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Investing in Love

There were at least two Saints Valentine, one of whom was certainly executed around Feb. 14, 269 A.D., and canonized some 200 years later.  More intriguing was the Roman antecedent of the day, the Feast of Lupercal, in which Latin maidens were flailed with strips of wolf fur, a practice believed to promote fertility that somehow evolved into the custom of giving hearts, candy and gifts of affection. We first picked our Valentine’s Day investments for Hilton Head Monthly in 2006, seven years ago, for those who would prefer to give (or receive) shares rather than, say, candy or flowers.  Let’s see how our gifts fared, whether the investments have lasted longer than the candy and flowers, and what might lie ahead.

Gold turned out to be the shiniest gift of all, although we were somewhat cautious when we first wrote about it in 2006. Gold had just reached a twenty-five year high of $541 an ounce, and many pundits were predicting a sharp decline. Well, safety-conscious investors concerned about a collapsing global economy drove the price sky high through 2012, reaching a stratospheric $1,801 an ounce in February of last year. The price has now settled down to around $1,650 an ounce, still giving the recipient an annualized gain of 17.27 percent.

Tiffany’s seemed like a natural choice in 2006; after all, almost every desirable Valentine’s Day present save candy can be found at this high-end Manhattan jewelry store.  TIF has grown from its landmark 5th Avenue store to a global jewelry conglomerate, with 240 boutiques throughout the United States and abroad, and a strong mail order and Internet business. While our stock certificate didn’t arrive in the signature white-ribboned blue box, its value has grown more than anything that did. Now selling at approximately $62 per share, $22 above its $40 ($32.90 adjusted for dividends) price seven years ago, Tiffany’s shares have enjoyed an annualized gain of roughly 9.5 percent. The stock pays a $1.28 dividend, giving a yield of just over 2 percent, and has increased the dividend each year.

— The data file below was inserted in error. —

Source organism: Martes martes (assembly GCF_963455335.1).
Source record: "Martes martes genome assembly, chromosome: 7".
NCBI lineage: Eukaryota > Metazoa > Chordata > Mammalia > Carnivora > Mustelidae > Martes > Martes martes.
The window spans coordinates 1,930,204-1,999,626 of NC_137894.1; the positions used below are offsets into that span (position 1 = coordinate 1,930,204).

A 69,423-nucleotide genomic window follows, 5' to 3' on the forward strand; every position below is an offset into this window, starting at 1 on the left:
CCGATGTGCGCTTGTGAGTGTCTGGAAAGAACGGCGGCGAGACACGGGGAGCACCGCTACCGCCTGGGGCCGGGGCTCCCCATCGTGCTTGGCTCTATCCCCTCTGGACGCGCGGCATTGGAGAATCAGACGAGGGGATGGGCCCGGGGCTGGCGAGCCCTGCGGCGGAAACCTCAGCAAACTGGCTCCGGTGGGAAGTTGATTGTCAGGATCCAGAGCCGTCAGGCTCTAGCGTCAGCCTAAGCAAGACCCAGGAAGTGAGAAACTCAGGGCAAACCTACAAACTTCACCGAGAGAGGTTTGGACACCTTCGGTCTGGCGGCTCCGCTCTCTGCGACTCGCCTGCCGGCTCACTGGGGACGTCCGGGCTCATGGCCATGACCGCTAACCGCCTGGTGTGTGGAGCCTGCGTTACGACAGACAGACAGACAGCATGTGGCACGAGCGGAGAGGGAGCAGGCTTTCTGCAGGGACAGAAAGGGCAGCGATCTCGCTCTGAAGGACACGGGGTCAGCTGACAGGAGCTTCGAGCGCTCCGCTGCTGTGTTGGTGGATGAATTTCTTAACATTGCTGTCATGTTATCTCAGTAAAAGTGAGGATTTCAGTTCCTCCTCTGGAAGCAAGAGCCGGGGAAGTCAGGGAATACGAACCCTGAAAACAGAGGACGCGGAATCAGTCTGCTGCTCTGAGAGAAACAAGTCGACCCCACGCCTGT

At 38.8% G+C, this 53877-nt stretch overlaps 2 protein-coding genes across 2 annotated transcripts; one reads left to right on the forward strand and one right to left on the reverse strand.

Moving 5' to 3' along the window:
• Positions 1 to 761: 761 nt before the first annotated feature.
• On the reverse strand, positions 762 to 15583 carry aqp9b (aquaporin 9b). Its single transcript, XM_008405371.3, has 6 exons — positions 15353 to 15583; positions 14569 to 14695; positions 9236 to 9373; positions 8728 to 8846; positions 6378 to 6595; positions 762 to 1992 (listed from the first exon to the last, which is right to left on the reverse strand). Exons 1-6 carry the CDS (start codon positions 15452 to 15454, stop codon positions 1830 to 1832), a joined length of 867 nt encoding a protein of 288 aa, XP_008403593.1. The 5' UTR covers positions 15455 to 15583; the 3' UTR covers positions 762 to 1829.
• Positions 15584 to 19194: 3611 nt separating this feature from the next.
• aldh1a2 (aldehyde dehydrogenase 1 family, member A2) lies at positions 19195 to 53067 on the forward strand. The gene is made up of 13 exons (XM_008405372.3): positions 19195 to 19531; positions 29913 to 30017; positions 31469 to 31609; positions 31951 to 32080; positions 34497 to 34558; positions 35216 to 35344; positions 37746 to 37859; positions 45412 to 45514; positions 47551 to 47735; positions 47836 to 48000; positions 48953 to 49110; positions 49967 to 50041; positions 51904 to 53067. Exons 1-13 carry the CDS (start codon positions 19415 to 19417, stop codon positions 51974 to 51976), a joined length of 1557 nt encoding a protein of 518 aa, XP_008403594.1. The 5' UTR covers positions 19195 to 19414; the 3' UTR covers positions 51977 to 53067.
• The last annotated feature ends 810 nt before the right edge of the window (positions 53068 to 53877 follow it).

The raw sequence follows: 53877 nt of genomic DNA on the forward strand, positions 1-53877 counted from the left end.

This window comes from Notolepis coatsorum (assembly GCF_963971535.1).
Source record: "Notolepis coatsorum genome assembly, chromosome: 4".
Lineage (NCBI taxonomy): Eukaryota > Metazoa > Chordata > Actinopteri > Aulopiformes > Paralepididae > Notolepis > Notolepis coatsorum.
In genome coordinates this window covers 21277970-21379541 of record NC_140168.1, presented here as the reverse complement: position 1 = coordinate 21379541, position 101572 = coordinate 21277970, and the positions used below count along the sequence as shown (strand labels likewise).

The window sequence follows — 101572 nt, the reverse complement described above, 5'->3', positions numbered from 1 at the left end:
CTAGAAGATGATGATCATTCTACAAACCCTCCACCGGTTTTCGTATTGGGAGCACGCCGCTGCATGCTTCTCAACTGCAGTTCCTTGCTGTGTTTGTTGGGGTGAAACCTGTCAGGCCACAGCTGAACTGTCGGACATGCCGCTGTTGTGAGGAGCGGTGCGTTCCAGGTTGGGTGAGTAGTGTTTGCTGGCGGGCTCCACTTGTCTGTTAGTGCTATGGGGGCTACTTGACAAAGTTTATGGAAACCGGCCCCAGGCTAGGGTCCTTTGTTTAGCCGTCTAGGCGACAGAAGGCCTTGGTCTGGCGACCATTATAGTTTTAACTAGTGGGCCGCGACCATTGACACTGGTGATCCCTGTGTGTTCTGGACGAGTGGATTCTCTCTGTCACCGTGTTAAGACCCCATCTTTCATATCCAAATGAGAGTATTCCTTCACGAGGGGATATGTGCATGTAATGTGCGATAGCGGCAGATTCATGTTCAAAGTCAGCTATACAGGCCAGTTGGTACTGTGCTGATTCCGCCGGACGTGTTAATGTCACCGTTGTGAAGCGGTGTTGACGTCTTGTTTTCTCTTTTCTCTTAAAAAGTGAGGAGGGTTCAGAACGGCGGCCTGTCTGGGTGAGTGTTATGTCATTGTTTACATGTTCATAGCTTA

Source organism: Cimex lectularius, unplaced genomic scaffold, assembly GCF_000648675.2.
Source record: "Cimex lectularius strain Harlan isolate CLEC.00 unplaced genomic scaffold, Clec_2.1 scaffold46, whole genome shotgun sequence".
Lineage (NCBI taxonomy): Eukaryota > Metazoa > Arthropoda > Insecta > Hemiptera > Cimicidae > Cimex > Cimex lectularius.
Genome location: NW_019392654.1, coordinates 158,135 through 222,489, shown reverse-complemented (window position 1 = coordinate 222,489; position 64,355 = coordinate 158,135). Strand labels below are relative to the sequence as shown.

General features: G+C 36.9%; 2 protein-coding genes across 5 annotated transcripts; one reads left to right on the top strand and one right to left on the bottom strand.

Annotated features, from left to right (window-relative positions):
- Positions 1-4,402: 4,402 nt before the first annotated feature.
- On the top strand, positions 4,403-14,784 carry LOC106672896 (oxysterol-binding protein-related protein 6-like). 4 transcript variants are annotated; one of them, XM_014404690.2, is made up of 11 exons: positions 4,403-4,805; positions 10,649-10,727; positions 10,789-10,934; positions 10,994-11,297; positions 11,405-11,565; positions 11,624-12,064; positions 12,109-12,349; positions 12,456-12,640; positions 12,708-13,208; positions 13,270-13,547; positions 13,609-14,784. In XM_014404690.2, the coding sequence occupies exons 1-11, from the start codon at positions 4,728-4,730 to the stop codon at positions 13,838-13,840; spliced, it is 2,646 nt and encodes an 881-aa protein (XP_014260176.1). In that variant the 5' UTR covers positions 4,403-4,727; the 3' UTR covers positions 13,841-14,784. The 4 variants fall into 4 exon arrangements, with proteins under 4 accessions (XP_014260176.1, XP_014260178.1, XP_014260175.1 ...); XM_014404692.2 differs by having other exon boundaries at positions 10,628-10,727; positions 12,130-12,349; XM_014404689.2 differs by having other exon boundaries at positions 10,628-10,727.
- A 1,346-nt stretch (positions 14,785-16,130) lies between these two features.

We also suggested shares of Hershey (HSY), the Pennsylvania chocolate company, as a sweet alternative to candy; with 43 percent share of the domestic chocolate market, and more than 80 brands sold in 70 countries, it seemed a great gift. Over time, though, the idea seemed to melt down a bit. Hershey’s was selling at $55 in February 2006 ($42.67 adjusted for dividends); today it’s priced at $73.90, for a total return of 4.3 percent per year over the seven years, a somewhat bitter bon-bon. The dividend, averaging around 2-3 percent per year, was the sweetest sugar in this gift.

We’re going to stick with these two companies for another year. They have both held up pretty well through a global recession, and their dividends make them a gift that keeps on giving. As far as gold, though, we’re ready to trade in our precious metal this year for shares of LVMH Moet Hennessey Louis Vuitton (LVMUY.)

They are a global retailer and manufacturer of luxury goods, wine and spirits, sold at over 3,000 stores worldwide. LVMH Moet Hennessey Louis Vuitton is headquartered in Paris, where they apparently believe in adding as many of your brands as possible into your company name. Fortunately they didn’t include them all; they also own Dom Perignon, Veuve Clicquot, and Glenmorangie single malt scotch, as well as offering fashion goods under the Fendi, Donna Karan, Marc Jacobs, and Givenchy brands. The stock has returned 19.8 percent over the last three years; revenues have grown by 11.2 percent per year, and earnings per share have increased by 13.5 percent. LVMUY shares are currently selling for $36.30; they sport a 2 percent dividend yield, and dividends have grown by 14.4 percent per year over the last five years. The company is reasonably valued, and seems well poised to profit from increasing wealth in the developing world. Happy Valentine’s Day! M

Steven Weber, Gloria Harris and Frank Weber are Investment Advisors for The Bedminster Group. The Bedminster Group provides fee-only investment, estate and financial planning services.  The information contained herein was obtained from sources considered reliable, and does not constitute tax advice. Their accuracy cannot be guaranteed. The opinions expressed are solely those of the author and do not necessarily reflect those from any other source.

 

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